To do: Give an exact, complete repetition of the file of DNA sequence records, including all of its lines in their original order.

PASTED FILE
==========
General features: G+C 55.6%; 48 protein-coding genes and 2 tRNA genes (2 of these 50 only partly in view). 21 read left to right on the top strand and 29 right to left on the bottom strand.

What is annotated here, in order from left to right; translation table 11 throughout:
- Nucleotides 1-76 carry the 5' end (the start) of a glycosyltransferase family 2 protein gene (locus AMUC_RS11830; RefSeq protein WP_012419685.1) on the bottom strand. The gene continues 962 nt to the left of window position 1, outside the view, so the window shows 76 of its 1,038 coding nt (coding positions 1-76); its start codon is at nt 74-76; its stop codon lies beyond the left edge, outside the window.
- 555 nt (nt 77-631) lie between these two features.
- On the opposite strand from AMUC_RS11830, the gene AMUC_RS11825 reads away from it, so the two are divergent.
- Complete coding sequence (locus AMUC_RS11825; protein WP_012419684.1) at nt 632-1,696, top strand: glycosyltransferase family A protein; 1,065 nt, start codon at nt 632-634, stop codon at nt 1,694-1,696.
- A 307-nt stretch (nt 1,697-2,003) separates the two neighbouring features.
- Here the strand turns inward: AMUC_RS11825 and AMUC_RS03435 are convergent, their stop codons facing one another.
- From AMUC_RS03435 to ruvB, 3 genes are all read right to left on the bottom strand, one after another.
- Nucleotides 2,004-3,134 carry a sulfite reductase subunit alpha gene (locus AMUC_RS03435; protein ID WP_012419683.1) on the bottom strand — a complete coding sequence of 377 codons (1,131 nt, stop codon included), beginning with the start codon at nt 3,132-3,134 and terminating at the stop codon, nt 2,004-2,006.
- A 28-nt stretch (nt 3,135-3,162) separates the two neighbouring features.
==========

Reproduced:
General features: G+C 55.6%; 48 protein-coding genes and 2 tRNA genes (2 of these 50 only partly in view). 21 read left to right on the top strand and 29 right to left on the bottom strand.

What is annotated here, in order from left to right; translation table 11 throughout:
- Nucleotides 1-76 carry the 5' end (the start) of a glycosyltransferase family 2 protein gene (locus AMUC_RS11830; RefSeq protein WP_012419685.1) on the bottom strand. The gene continues 962 nt to the left of window position 1, outside the view, so the window shows 76 of its 1,038 coding nt (coding positions 1-76); its start codon is at nt 74-76; its stop codon lies beyond the left edge, outside the window.
- 555 nt (nt 77-631) lie between these two features.
- On the opposite strand from AMUC_RS11830, the gene AMUC_RS11825 reads away from it, so the two are divergent.
- Complete coding sequence (locus AMUC_RS11825; protein WP_012419684.1) at nt 632-1,696, top strand: glycosyltransferase family A protein; 1,065 nt, start codon at nt 632-634, stop codon at nt 1,694-1,696.
- A 307-nt stretch (nt 1,697-2,003) separates the two neighbouring features.
- Here the strand turns inward: AMUC_RS11825 and AMUC_RS03435 are convergent, their stop codons facing one another.
- From AMUC_RS03435 to ruvB, 3 genes are all read right to left on the bottom strand, one after another.
- Nucleotides 2,004-3,134 carry a sulfite reductase subunit alpha gene (locus AMUC_RS03435; protein ID WP_012419683.1) on the bottom strand — a complete coding sequence of 377 codons (1,131 nt, stop codon included), beginning with the start codon at nt 3,132-3,134 and terminating at the stop codon, nt 2,004-2,006.
- A 28-nt stretch (nt 3,135-3,162) separates the two neighbouring features.